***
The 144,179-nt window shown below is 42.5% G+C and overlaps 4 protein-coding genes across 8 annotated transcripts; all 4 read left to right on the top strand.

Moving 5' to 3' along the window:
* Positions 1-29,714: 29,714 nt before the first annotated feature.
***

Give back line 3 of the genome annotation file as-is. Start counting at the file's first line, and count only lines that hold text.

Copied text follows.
* Positions 1-29,714: 29,714 nt before the first annotated feature.